When More Women Join the Workforce, Wages Rise — Including for Men

The increase of women in the paid workforce was arguably the most significant change in the economy in the past century. In the U.S., women’s participation in the labor market has nearly doubled, from 34% of working age women (age 16 and older) in the labor force in 1950 to almost 57% in 2016. When it passed 50% in 1978, working women became the norm.

Yet although the female labor force participation rate has been rising steadily in the country, it has not done so evenly across cities. In places like Gadsden, Alabama, and Punta Gorda, Florida, less than half of working age women (46% and 42%, respectively) were in the paid workforce in 2010; cities like Madison, Wisconsin, had 73% and Fargo, North Dakota, had more than 75% (the highest in the nation) of women in the workforce. There is also significant variation within states: In California women’s labor force participation in 2010 was 62% in San Francisco but just 57% in San Diego; in Pennsylvania it was 62% in Philadelphia but only 57% in Pittsburgh.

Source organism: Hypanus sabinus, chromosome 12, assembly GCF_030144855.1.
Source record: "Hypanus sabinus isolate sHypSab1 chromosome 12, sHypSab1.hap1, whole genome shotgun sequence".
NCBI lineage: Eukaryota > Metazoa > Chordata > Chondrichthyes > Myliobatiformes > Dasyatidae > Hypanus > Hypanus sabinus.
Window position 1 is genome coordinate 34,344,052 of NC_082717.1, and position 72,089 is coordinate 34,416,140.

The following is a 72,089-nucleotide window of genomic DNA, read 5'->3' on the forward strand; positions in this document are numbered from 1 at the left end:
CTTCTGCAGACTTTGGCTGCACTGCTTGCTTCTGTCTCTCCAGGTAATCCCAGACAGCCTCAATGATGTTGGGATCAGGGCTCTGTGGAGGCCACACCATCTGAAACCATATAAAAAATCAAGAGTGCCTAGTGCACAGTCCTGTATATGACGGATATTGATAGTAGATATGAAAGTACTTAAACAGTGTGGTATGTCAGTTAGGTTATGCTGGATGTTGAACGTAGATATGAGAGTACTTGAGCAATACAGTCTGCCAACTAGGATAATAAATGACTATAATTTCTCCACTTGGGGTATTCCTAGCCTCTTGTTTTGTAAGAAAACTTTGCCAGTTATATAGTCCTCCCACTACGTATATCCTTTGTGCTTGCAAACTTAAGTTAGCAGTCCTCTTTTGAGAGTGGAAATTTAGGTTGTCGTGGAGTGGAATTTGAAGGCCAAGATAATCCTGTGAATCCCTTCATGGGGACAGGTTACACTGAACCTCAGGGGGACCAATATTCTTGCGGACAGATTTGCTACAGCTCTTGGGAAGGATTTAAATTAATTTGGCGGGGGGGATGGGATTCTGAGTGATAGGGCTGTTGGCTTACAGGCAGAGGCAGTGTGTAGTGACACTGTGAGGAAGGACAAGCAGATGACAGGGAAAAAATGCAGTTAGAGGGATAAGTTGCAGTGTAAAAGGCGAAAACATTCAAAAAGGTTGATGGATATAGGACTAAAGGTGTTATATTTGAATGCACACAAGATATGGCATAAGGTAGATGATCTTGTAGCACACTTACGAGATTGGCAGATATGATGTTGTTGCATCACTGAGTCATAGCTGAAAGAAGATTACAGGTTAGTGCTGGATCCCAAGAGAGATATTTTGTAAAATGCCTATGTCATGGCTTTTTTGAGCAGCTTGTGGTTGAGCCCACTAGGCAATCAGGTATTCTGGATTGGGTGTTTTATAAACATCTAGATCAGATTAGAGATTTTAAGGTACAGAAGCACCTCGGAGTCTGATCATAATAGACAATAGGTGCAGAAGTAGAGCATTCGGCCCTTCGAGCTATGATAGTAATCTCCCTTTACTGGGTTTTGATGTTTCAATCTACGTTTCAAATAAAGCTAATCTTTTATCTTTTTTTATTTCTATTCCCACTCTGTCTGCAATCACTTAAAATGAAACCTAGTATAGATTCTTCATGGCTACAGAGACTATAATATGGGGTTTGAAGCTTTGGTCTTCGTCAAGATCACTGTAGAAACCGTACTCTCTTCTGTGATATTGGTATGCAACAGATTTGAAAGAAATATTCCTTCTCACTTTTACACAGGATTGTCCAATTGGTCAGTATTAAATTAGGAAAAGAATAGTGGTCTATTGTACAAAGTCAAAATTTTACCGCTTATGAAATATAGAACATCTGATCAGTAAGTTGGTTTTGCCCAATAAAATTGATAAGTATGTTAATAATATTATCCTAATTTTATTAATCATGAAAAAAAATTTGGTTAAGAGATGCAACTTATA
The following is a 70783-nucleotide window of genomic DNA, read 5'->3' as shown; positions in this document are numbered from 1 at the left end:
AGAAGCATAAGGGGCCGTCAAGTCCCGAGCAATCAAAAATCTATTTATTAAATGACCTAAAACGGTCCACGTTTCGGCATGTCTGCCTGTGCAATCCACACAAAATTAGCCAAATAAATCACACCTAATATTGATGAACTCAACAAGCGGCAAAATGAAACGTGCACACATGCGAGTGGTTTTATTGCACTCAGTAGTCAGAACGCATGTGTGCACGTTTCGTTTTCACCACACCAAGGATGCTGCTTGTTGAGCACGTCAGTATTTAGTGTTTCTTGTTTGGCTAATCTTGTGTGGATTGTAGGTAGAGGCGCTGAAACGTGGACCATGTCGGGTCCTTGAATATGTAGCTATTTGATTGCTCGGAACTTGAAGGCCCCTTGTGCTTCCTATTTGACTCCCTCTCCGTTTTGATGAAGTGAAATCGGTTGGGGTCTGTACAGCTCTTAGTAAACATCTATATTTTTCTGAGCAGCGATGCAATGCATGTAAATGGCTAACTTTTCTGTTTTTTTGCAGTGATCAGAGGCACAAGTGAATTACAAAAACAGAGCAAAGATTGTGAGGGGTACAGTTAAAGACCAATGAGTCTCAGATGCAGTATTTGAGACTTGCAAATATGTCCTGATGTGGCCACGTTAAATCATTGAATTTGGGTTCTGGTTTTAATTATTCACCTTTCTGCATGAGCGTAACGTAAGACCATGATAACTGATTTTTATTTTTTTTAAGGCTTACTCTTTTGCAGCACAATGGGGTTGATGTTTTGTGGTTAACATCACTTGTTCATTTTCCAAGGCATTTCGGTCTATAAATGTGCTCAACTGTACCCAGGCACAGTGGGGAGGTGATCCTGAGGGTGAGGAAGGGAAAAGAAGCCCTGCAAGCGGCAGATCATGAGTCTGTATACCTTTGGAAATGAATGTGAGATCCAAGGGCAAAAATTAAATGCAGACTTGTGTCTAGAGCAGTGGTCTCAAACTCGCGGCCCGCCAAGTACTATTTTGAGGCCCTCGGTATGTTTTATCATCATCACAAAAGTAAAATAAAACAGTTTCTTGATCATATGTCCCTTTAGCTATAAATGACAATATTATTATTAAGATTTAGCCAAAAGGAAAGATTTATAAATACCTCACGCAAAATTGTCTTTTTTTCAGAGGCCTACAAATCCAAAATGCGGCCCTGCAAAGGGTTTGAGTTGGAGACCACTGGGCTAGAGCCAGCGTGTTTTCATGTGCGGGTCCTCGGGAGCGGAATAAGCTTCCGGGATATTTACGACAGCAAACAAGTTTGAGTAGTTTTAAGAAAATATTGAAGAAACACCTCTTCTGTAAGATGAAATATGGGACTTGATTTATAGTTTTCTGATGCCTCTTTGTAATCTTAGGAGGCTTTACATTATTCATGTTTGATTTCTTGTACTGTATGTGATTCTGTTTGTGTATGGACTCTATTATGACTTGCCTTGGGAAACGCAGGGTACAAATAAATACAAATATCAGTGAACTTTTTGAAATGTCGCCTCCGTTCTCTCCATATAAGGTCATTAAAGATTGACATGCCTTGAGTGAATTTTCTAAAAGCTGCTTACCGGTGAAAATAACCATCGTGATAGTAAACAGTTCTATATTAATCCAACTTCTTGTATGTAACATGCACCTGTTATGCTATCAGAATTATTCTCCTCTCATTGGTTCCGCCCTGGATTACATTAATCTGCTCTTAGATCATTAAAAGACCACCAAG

Previous research has explored the factors that create these disparities — from regional differences in gender role attitudes to varying local business climates and commute times. But not much is known about the effects of these disparities, and how women’s workforce participation affects cities’ economic growth and productivity. Indeed, most of the conversation about women and work revolves around how the economy impacts women; we know comparatively less about how women in turn affect work and the economy.

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